Twelve years later while on a stroll with her father they encounter a carriage which delivers them Carmilla. A young girl of Laura’s age who is frail with a mysterious ailment. When the two women look upon each other for the first time they recognize each other from the supposed dream Laura had when she was six years old. The two of them become fast friends and perhaps even more than that as Carmilla makes pretty overt romantic advances towards Laura. I’m always surprised by how Victorian era literature can be so openly sensual especially here where the two parties are female. For example:

“Sometimes after an hour of apathy, my strange and beautiful companion would take my hand and hold it with a fond pressure, renewed again and again; blushing softly, gazing in my face with languid and burning eyes, and breathing so fast that her dress rose and fell with the tumultuous respiration. It was like the ardour of a lover; it embarrassed me; it was hateful and yet overpowering; and with gloating eyes she drew me to her, and her hot lips travelled along my cheek in kisses; and she would whisper, almost in sobs, “You are mine, you¬†shall¬†be mine, and you and I are one for ever”.¬†(“Carmilla”, Chapter 4).

Carmilla is described as beautiful and languid. She is a lovely young woman albeit a bit strange. For example, she abruptly snaps at Laura for singing a Christian hymn, she sleeps with her door locked and does not emerge until past noon. She’s clearly different and yet she’s not really presented as a villain.

Laura begins to experience nightmares and her health also begins to decline. Her nightmares consist of a cat-like beast that sneaks into her room and bites her on the chest. The cat then takes the form of a woman before walking out through the closed door. Laura’s father sends for a doctor who recommends that Laura should not be left alone.

I won’t go into how the story ends but I really recommend that you read Carmilla and find out for yourself.

One of the first criticisms that came¬†to mind while reading is the fact that Carmilla’s sexuality is tied into negative connotations of vampirism. Vampires are others, they exist outside of what is considered good and holy. They’re evil. So to equate same sex love with that is problematic. Except I don’t see Carmilla as being made a villain here. Laura does not speak of her friend with disdain or disgust. Also, Carmilla’s sexuality is not stated as much as it is implied. There was a definite¬†sensuality between Laura and Carmilla.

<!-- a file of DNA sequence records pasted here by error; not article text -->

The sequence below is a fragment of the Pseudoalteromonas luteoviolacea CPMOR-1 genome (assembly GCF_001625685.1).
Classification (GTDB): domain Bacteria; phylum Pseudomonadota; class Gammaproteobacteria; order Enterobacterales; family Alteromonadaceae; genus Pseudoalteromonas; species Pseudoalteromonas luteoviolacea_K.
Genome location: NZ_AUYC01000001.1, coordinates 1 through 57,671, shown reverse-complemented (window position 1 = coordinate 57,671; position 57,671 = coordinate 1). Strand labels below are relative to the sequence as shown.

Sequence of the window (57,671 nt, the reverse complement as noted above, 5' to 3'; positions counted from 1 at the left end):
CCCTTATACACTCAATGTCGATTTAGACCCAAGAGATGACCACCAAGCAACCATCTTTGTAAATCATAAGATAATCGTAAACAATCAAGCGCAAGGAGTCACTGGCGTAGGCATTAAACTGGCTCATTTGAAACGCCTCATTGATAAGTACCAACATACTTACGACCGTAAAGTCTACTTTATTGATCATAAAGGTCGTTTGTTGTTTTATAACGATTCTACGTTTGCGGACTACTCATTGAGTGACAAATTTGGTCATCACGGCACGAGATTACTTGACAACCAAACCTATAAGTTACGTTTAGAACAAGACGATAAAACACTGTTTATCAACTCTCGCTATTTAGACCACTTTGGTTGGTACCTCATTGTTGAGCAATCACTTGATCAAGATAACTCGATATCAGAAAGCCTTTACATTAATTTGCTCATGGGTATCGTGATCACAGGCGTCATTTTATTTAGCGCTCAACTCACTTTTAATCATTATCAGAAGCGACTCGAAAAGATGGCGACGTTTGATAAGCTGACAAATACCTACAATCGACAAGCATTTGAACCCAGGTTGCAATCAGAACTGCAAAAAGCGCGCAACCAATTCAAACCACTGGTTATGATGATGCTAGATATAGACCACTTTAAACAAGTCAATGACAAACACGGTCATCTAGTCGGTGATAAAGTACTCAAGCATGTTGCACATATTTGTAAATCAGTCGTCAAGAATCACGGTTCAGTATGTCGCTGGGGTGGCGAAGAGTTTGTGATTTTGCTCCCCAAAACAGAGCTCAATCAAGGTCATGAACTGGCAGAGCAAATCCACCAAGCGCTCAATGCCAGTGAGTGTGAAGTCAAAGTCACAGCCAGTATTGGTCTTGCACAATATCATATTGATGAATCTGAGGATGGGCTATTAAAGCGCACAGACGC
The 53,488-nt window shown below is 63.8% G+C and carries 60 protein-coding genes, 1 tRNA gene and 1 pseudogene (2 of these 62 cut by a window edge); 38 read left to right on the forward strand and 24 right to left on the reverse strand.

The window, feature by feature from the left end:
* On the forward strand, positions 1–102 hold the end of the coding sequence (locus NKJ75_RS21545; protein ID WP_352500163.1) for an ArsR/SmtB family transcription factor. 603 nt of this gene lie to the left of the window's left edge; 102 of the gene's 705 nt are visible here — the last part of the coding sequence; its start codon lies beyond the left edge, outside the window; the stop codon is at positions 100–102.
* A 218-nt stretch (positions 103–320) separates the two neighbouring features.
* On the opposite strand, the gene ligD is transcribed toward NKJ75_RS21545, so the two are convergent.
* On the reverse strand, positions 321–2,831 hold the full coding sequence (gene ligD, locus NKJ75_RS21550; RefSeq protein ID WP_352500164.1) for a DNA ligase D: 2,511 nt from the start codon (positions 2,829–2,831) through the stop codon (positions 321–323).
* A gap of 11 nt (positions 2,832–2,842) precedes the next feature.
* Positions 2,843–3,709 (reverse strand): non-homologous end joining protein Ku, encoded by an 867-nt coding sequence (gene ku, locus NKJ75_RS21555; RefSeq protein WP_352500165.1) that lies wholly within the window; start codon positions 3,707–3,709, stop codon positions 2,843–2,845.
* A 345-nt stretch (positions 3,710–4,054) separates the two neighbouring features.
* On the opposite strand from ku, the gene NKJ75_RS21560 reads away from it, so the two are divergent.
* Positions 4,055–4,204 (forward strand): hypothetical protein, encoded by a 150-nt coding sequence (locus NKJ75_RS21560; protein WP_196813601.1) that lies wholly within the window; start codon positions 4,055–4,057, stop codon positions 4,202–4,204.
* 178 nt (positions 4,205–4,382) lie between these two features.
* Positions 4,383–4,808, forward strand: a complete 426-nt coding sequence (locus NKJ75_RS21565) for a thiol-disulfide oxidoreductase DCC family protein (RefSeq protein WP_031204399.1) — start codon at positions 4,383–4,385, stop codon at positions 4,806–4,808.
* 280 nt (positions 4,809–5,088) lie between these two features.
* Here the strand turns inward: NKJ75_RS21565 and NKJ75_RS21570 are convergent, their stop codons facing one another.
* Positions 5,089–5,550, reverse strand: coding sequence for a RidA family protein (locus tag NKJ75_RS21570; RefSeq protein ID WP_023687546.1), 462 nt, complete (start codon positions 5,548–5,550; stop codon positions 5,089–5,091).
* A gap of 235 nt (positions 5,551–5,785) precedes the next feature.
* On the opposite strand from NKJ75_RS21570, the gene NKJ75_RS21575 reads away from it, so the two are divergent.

Carmilla predates Bram Stoker’s Dracula by about twenty-five years. It is difficult to believe that Dracula was not influenced by Carmilla. I have to believe that it was. According to Wikipedia, an early manuscript of Dracula had the castle set in Styria which is the same place where Carmilla was set. It was later changed to Transylvania. I am not a vampire lore expert, aside from Dracula and the Twilight series¬†I have not read any other vampire books. Based on my limited knowledge I am of the opinion¬†Carmilla did it better.

Book Fridays- Girl Online

I had been working on a different blog post for this last Friday but I wasn’t able to finish it on time so I figured I would skip a week but the current¬†hubbub surrounding¬†Zo√ꬆSugg’s first novel has spurred me to share my thoughts on the matter. It was being¬†alleged that her debut novel Girl Online was ghostwritten and her publisher has since stated that, “To be factually accurate, you would need to say Zoe Sugg did not write the book Girl Online on her own.” Okay, so her publisher has admitted that she did not write the book on her own, and Zo√ꬆherself responded via Twitter¬†stating, “…of course I was going to have help from Penguin’s editorial team in telling my story, which I talked about from the beginning.”

If you don’t know who Zo√ꬆSugg is, she is a YouTube personality with over six million subscribers. She goes by the name Zoella. I have been watching her videos on and off for a couple of years. She’s bubbly, positive and shares cute buys, hair styles and makeup. She is also outspoken about her struggle with anxiety which I appreciate on a personal level. When she announced that she had received a book deal I was immediately skeptical. In all the time I have watched her she didn’t really ever mention writing, or even much in the way of books. Now, of course YouTubers only share a tiny sliver of their lives on camera so it can be argued that she simply hadn’t shared this long nurtured interest before. I can believe that. Somewhat.

Having a ghostwriter isn’t a big deal to me. Zoella is a name, she is a brand and with an already established fan base she’s prime to sell just about anything. Which is also why touting her first week numbers being higher than J.K. Rowling’s is silly at best. Cashing in on her popularity is financially savvy and business-y. Good for her. What I take issue with is the fact that she wasn’t forthcoming about her book at all. I am 30 years old, and clearly not her target audience, but I was under the impression that she would be writing this book herself. She mentioned working with her editor (normal) but she never mentioned working alongside another author.

Obviously, this book came about because with six million subscribers it was guaranteed to sell. It’s a reality that popular YouTubers will exploit their fans, and what better fan base than that of tweens who have access to adult bank accounts? It’s very profitable and even though it sounds icky when stated like this it doesn’t mean it’s wrong or untrue.

Zoella is appealing because she’s marketed herself as genuine and she leads you to believe she’s just like you. Had she stated from the beginning that she was getting help writing her book nobody would have cared. I think it’s insulting to her fans/customers to peddle something under false pretenses. Like I said before, having had help is NOT a big deal, what is a big deal to me is the obfuscation. Zoe was able to make her dream of writing a book a reality BECAUSE she is a popular YouTuber not because she’s an amazing writer or worked really hard to write said novel. The fairy tale being sold is a lie and I think it does a disservice to her fans to not clue them in.

Having said all this I don’t think that¬†Zo√ę deserves any hate, mean messages, or anything of the sort. Chalk it up to an error in judgment or simply an innocent oversight. It is entirely likely that she did not mean to misrepresent the origins of her book (although I doubt that). Regardless of the how and the why I hope that this whole non-issue serves as a valuable lesson to all celebrity authors.